Food Network

Chef Virginia Willis is the author of Bon Appétit, Y'all and Basic to Brilliant, Y'all, Okra: A Savor the South Cookbook, and Grits by Short Stack Editions. The Chicago Tribune praised her as one of "Seven Food Writers You Need to Know." Her legion of fans love her knack for giving classic French cooking a down-home feel and reimagining Southern recipes en Français.

She writes the popular comfort food blog called Down-Home Comfort that celebrates comfort food cooking for Food Network and the Cooking Channel. Her eponymous food blog, tagged as a favorite blog by Saveur magazine, receives rave reviews for her recipes and stories celebrating her Southern heritage and classic French training. She is a contributing editor for Southern Living and her articles have appeared nationally including Food52 and CNN as well as All Recipes, Country Living, Eating Well, Family Fun, and Fine Cooking. As a nationally recognized Southern food and beverage authority she has been featured in the Washington Post and USA Today, and quoted in the New York Times and the Wall Street Journal.

She is the former TV kitchen director for Martha Stewart Living, Bobby Flay, and Nathalie Dupree. She was the producer of Epicurious on the Discover Channel and Home Plate for Turner Studios. In front of the camera, Virginia has appeared on Food Network's Chopped, Fox Family and Friends, Martha Stewart Living, Paula Deen's Best Dishes, and as a judge on Throwdown with Bobby Flay.

Her culinary consulting company, Virginia Willis Culinary Enterprises, Inc specializes in recipe development, content creation, culinary editorial services, culinary video production, spokesperson representation, and media training. Recipe development clients include Georgia Pecan Commission, Roland Foods, Uncle Ben's Rice, Sodexo, Preserving Place, and Whole Foods Market. Her recipe for Sweet Onion Confit won Best of Georgia in 2014. Video content and media training services clients include CharBroil Grills, Roland Foods, The Lisa Ekus Group, and the Ritz Carlton.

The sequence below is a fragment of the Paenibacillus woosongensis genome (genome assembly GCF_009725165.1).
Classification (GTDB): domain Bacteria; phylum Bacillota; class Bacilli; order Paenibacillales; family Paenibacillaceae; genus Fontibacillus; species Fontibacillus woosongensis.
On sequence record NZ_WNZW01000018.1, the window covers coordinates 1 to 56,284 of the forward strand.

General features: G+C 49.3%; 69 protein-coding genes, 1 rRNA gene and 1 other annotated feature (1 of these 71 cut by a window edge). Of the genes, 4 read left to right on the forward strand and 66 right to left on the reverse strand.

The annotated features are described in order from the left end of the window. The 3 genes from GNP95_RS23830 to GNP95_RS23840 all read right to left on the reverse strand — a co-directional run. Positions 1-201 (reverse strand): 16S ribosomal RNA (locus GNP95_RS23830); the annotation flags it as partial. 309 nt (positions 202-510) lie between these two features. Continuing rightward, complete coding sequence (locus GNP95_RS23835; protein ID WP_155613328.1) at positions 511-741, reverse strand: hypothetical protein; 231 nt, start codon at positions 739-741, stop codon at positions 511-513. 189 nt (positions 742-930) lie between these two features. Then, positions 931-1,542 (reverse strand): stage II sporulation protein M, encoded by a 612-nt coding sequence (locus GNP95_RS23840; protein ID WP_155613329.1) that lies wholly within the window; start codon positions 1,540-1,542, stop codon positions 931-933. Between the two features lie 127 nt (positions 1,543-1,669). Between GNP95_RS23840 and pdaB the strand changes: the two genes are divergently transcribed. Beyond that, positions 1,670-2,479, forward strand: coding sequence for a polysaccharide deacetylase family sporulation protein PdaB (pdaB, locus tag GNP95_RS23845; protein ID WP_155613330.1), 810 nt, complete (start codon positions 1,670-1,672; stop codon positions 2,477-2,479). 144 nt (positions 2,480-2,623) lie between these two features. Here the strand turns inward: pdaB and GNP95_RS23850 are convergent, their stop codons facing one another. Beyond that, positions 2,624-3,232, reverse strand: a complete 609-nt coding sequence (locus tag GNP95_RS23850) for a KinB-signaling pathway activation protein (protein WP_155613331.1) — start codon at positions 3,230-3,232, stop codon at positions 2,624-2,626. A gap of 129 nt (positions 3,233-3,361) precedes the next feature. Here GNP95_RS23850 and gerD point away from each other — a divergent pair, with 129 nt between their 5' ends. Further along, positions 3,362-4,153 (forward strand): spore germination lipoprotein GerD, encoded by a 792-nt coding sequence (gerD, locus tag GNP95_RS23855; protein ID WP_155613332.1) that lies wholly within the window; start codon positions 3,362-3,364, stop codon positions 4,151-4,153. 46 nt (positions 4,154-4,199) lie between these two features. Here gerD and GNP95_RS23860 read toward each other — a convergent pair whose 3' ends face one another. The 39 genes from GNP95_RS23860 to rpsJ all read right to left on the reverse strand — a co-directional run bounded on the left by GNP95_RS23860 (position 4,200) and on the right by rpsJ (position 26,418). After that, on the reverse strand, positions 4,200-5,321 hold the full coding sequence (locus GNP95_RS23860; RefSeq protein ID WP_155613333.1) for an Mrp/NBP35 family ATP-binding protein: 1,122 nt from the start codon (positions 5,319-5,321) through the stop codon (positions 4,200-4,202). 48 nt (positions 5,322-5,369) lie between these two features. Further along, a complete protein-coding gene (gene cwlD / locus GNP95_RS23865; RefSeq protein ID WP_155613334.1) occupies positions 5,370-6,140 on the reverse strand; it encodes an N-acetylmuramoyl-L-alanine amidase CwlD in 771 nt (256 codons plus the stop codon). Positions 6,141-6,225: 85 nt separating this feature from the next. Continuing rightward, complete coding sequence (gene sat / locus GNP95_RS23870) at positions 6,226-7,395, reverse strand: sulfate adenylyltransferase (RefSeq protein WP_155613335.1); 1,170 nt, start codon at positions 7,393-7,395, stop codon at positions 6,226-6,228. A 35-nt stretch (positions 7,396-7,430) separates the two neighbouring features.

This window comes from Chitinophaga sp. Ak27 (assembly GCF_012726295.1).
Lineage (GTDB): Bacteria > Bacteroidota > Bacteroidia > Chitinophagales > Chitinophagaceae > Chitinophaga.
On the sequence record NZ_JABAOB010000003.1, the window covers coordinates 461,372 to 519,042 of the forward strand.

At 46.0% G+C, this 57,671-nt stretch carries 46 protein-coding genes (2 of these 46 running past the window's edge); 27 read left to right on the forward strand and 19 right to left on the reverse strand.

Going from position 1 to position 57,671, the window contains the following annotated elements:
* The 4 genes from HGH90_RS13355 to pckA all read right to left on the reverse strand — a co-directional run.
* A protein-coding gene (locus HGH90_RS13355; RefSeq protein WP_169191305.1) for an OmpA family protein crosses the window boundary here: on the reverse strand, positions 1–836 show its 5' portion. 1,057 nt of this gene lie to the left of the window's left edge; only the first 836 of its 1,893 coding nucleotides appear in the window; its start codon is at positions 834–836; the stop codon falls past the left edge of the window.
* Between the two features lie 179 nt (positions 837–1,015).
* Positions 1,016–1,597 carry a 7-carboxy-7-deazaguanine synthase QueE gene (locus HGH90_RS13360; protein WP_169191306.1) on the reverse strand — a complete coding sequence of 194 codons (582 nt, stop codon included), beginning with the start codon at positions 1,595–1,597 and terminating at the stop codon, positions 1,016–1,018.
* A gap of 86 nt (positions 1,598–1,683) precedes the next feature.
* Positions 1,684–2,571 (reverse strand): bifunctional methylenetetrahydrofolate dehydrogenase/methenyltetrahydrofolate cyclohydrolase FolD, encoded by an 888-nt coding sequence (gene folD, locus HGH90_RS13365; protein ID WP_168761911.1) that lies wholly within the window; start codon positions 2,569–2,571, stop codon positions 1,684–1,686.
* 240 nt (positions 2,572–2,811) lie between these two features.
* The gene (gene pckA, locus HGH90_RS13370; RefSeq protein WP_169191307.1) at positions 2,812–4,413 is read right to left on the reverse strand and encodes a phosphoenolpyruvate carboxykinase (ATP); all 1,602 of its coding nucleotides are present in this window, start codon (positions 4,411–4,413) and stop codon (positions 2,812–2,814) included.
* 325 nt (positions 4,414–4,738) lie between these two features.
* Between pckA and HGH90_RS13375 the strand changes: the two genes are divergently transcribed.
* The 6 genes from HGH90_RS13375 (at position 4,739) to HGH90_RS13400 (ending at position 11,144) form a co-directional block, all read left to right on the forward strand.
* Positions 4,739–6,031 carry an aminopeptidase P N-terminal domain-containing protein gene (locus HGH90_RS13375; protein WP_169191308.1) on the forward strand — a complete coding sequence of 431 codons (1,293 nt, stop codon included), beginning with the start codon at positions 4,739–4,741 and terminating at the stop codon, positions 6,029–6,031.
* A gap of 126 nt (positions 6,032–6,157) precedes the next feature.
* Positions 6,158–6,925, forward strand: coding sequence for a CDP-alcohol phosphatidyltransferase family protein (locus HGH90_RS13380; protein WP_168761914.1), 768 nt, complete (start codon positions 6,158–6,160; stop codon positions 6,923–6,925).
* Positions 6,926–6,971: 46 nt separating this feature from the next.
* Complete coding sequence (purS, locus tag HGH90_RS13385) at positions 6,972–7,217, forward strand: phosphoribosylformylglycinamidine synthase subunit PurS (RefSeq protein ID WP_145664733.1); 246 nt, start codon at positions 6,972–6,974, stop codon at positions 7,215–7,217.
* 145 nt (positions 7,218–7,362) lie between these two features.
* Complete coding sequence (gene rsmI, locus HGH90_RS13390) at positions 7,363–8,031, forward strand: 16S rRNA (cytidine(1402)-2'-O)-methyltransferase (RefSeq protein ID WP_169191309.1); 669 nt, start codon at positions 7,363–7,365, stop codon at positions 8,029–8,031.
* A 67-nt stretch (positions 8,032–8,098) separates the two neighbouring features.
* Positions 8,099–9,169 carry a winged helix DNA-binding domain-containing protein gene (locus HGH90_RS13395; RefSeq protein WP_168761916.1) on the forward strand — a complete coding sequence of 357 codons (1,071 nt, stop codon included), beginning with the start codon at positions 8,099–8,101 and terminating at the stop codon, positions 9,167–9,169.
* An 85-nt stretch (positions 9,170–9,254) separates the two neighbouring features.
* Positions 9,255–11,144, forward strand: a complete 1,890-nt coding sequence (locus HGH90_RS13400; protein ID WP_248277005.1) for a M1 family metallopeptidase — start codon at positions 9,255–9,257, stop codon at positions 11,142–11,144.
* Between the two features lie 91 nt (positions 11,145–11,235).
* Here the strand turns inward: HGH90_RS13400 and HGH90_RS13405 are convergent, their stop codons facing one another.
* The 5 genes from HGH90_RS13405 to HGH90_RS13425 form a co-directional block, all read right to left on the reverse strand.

She is a member of the International Association of Culinary Professionals, Chef's Collaborative, Les Dames d'Escoffier, Georgia Organics, and the Southern Foodways Alliance. Virginia is on the Monterey Bay Aquarium's Seafood Watch Blue Ribbon Task Force. As an Atlanta chef, she is proud to be on the Atlanta Community Food Bank Advisory Board as well as the Atlanta Community Farmer's Market Advisory Board. She participates in Chef's Move to Schools and is also part of the No Kid Hungry Blogger Program for Share our Strength.


Turkey 101: Brining, Roasting, and Carving

mamas pound cakeThe first time I ever brined a bird was with Mama over 10 years ago. I had read about it in Cook’s Illustrated. You know those folks like to brine. They’ll brine anything that doesn’t move fast enough. I was pretty curious so we thought we’d give it a try. We tried an overnight brine with salt, sugar, and spices. The bird was moist and tender with the most beautiful caramel-colored golden brown skin. It was then I decided I would never not brine a turkey.

That’s step #1 for Turkey 101.

Spatchcocking seems to be the rage this year and has “changed Thanksgiving forever” according to some sources. A few years ago, I had one of my better ideas that revolutionized our Thanksgiving. It was a small gathering and we just didn’t need a big bird. So, I bought a small bird and brined it overnight as I always do, then I halved it! I cut the backbone out and split it down the breast. It was an absolute revelation – and only took about an hour to cook. Splendid. Something to keep in mind if you need a smaller-than-normal bird and if you don’t want to cook only a breast. (We froze the other half to cook later.) Click here to read the rest of this recent blog.